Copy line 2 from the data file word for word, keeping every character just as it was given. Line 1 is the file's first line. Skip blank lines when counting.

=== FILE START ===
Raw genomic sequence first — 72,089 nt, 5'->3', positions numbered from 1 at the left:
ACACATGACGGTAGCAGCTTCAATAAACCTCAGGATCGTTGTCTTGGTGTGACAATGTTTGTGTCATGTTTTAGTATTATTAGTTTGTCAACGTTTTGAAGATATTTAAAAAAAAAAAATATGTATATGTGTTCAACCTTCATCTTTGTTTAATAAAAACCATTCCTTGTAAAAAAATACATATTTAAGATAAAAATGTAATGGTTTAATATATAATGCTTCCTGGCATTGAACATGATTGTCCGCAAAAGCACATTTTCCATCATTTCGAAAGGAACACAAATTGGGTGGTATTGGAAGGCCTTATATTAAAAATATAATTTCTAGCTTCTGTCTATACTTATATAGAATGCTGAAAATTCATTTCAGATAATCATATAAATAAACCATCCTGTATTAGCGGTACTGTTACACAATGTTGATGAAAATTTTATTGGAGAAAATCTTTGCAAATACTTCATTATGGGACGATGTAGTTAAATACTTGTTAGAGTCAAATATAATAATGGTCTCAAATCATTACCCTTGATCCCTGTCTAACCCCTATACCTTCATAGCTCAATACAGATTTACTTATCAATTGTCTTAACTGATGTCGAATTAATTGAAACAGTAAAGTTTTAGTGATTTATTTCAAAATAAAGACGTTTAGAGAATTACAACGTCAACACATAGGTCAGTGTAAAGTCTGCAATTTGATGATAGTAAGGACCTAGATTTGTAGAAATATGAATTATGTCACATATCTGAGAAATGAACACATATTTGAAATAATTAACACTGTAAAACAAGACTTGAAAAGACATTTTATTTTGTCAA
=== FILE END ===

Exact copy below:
ACACATGACGGTAGCAGCTTCAATAAACCTCAGGATCGTTGTCTTGGTGTGACAATGTTTGTGTCATGTTTTAGTATTATTAGTTTGTCAACGTTTTGAAGATATTTAAAAAAAAAAAATATGTATATGTGTTCAACCTTCATCTTTGTTTAATAAAAACCATTCCTTGTAAAAAAATACATATTTAAGATAAAAATGTAATGGTTTAATATATAATGCTTCCTGGCATTGAACATGATTGTCCGCAAAAGCACATTTTCCATCATTTCGAAAGGAACACAAATTGGGTGGTATTGGAAGGCCTTATATTAAAAATATAATTTCTAGCTTCTGTCTATACTTATATAGAATGCTGAAAATTCATTTCAGATAATCATATAAATAAACCATCCTGTATTAGCGGTACTGTTACACAATGTTGATGAAAATTTTATTGGAGAAAATCTTTGCAAATACTTCATTATGGGACGATGTAGTTAAATACTTGTTAGAGTCAAATATAATAATGGTCTCAAATCATTACCCTTGATCCCTGTCTAACCCCTATACCTTCATAGCTCAATACAGATTTACTTATCAATTGTCTTAACTGATGTCGAATTAATTGAAACAGTAAAGTTTTAGTGATTTATTTCAAAATAAAGACGTTTAGAGAATTACAACGTCAACACATAGGTCAGTGTAAAGTCTGCAATTTGATGATAGTAAGGACCTAGATTTGTAGAAATATGAATTATGTCACATATCTGAGAAATGAACACATATTTGAAATAATTAACACTGTAAAACAAGACTTGAAAAGACATTTTATTTTGTCAA